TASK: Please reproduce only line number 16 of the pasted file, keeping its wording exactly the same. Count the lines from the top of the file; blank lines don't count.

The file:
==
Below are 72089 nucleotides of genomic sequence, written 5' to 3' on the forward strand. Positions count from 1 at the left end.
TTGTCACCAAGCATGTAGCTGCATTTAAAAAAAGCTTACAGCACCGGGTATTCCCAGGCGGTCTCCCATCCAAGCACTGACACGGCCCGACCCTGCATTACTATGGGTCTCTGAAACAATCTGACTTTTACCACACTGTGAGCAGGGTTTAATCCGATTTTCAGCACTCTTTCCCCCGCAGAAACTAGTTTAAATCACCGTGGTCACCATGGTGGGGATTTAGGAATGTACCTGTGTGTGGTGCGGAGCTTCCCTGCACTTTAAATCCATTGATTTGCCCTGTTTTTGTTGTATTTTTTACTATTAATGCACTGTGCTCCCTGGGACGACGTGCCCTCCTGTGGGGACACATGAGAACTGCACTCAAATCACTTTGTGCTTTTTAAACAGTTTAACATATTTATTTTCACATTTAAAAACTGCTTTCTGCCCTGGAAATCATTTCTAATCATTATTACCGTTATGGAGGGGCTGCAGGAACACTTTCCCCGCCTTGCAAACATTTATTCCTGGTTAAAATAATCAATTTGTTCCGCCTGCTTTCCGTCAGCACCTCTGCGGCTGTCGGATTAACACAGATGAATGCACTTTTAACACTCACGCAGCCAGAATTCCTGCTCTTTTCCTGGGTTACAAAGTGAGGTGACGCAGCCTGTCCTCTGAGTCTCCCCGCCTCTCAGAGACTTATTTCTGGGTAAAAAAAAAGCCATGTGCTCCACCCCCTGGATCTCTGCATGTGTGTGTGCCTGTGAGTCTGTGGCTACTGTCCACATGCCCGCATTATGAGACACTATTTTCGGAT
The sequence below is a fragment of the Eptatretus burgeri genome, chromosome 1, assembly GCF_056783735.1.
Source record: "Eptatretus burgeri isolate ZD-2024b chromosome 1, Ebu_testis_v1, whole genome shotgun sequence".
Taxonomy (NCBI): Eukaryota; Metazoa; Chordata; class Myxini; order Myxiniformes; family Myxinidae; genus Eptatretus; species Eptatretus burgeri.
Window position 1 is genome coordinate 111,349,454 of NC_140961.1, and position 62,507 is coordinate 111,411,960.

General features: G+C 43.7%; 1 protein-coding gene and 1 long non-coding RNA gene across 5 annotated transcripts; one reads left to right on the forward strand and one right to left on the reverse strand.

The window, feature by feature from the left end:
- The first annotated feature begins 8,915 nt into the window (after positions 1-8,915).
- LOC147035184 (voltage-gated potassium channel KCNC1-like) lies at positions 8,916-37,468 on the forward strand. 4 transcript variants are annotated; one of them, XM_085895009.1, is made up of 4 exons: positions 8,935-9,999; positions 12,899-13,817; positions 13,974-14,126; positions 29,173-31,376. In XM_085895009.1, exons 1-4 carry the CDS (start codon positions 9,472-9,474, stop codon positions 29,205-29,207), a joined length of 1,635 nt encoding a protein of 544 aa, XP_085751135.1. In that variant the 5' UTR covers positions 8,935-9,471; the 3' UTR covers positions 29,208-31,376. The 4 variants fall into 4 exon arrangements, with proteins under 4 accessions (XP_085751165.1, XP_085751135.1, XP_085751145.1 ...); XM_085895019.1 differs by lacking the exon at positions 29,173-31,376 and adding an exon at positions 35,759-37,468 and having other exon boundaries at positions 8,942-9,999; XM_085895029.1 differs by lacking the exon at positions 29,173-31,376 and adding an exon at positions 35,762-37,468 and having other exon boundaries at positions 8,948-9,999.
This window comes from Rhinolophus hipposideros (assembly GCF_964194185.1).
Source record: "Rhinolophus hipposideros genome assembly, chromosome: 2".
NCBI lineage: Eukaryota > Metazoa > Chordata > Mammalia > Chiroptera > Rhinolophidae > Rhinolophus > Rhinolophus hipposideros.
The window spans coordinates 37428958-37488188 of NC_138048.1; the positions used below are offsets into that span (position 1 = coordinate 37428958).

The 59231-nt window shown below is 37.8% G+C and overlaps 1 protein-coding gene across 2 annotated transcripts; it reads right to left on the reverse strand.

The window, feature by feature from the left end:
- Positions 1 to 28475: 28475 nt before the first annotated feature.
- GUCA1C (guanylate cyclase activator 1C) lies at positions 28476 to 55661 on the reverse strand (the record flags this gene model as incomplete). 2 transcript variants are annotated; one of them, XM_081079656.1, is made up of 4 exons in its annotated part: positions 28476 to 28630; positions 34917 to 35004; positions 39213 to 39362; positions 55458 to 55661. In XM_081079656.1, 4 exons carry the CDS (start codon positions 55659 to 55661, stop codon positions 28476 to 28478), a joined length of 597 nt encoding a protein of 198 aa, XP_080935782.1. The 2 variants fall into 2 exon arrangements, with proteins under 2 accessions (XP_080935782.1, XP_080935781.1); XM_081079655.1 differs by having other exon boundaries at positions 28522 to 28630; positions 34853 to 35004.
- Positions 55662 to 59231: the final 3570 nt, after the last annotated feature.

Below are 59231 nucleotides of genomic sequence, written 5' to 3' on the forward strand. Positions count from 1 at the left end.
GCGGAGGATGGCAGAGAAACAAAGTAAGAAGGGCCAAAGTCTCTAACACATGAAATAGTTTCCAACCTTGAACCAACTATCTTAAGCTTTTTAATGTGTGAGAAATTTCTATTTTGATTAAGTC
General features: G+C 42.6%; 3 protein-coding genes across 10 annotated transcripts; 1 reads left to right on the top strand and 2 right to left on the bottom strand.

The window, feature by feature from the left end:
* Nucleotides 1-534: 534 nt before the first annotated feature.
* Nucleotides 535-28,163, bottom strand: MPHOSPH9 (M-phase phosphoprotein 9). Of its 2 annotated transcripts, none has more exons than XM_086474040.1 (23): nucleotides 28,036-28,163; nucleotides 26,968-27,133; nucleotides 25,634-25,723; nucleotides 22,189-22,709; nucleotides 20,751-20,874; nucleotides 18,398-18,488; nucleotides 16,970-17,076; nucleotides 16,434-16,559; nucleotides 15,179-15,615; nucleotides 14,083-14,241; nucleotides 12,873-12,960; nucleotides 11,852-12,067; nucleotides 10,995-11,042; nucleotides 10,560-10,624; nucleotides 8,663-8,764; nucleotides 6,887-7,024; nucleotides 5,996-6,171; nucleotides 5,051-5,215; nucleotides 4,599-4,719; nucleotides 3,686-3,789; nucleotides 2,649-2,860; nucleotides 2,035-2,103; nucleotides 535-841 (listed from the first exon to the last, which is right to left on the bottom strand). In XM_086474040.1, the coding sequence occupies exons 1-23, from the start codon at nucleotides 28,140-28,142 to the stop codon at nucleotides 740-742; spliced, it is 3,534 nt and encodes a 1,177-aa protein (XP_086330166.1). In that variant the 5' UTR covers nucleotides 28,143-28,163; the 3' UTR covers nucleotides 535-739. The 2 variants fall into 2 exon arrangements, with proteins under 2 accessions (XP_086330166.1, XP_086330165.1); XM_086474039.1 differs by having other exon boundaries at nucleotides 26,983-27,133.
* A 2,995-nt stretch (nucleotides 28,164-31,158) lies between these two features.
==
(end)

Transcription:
The window, feature by feature from the left end: